There are a number of obvious inequalities (thus "known" in the sense of "derivable by elementary methods") but they are usually too weak to be of interest. For prime numbers n, the sum of primes dividing them is n, for numbers of the form $p^aq^b$ the sum of their distinct prime factors is $p+q$, which is usually less than n and is less than n/2 when p is greater than 2 and q is greater than 5, but it is not clear how one goes from there or what one does with the inequalities derived. Similarly, the number of distinct prime factors of n is (for n not too small) less than log n , and is almost always less than (log n)/(log (log n)) (maybe there are 5 exceptions to this?), and again there are not so many uses for this. However, I am using these latter estimates in analysis of the resource usage of some number theory programs I am writing. Perhaps you could think of applications for such formulas and then search for those applications.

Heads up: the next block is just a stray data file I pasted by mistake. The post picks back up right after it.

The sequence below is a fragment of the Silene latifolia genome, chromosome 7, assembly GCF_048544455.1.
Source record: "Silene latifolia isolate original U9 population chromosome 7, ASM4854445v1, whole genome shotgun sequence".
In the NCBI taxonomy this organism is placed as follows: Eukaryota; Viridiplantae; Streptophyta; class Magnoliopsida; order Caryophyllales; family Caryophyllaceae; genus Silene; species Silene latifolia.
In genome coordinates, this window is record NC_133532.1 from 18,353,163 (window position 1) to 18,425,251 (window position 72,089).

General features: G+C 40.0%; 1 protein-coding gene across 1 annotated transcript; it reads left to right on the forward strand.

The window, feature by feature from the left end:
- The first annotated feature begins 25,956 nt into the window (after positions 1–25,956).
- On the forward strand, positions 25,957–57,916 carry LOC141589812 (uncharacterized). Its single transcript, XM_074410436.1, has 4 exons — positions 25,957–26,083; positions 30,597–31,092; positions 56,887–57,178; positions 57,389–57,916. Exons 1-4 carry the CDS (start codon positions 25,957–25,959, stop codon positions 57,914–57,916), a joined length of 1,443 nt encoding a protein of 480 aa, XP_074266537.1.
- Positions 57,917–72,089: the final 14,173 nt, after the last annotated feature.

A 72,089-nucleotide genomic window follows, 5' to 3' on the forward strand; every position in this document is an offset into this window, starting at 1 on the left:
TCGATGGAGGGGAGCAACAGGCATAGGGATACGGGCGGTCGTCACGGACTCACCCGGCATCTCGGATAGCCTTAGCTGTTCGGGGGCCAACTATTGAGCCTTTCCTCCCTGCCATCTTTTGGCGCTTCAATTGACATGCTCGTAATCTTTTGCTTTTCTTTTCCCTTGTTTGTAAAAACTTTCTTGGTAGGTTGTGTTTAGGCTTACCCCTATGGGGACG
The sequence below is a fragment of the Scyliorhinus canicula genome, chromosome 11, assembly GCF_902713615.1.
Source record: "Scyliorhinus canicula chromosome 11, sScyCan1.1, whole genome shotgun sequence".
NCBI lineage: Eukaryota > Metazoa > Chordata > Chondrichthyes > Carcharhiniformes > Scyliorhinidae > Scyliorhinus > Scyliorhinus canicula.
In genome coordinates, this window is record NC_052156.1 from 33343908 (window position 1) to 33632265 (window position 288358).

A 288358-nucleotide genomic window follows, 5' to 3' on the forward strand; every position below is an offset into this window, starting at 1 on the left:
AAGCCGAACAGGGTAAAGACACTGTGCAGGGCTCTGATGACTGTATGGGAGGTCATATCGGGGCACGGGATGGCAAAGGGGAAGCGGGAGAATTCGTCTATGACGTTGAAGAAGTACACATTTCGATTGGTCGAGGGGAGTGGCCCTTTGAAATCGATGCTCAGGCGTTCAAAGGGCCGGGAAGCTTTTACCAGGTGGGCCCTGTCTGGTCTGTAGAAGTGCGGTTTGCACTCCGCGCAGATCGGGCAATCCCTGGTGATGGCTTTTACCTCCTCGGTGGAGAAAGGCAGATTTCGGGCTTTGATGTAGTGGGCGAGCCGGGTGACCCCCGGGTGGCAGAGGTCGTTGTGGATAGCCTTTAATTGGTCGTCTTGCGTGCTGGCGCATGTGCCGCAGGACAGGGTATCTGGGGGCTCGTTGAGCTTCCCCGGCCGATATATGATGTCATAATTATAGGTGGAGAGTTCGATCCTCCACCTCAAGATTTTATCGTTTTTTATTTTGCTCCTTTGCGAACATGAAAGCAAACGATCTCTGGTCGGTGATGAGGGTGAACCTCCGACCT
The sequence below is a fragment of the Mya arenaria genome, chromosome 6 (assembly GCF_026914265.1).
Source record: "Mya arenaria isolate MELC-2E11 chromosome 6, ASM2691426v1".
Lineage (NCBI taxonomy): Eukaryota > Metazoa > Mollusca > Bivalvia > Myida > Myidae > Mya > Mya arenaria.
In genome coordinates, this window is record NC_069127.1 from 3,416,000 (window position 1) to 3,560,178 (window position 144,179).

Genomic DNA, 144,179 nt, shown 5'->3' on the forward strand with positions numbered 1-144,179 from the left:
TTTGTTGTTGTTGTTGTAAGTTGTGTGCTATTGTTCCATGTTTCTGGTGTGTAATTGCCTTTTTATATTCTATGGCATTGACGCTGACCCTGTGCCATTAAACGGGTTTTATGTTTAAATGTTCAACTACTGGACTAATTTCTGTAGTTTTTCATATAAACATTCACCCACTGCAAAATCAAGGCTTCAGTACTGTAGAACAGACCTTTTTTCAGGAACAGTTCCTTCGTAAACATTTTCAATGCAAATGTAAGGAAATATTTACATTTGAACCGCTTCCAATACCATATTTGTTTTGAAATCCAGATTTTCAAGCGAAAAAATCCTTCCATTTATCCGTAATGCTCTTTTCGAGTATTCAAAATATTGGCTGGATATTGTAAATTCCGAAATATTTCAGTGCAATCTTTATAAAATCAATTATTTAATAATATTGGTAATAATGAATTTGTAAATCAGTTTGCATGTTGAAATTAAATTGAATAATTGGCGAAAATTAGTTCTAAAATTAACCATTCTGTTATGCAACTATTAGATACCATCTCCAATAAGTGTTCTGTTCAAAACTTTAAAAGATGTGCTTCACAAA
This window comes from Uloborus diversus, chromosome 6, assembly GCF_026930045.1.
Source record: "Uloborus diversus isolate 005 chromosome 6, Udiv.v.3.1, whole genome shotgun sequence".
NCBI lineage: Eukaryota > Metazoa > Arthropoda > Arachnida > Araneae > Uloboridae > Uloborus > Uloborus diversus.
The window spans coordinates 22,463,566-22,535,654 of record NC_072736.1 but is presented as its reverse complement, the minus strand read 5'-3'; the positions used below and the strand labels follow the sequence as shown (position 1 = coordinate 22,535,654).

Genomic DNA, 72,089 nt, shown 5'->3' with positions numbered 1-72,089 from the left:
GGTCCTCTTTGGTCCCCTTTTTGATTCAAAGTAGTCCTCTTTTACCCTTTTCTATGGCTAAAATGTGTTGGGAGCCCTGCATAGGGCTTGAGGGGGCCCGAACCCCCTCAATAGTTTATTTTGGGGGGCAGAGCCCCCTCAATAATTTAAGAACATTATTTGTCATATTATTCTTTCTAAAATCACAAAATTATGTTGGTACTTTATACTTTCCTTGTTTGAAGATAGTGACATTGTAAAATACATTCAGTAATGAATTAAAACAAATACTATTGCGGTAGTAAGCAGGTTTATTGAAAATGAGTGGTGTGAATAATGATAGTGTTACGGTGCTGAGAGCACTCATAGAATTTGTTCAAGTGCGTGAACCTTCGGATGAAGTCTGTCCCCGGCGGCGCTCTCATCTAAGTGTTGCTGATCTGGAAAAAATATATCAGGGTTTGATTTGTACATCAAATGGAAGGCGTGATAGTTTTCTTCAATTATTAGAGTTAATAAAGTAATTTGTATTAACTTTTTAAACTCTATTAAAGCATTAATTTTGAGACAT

Gerhard "Make A Market For It" Paseman, 2017.07.21.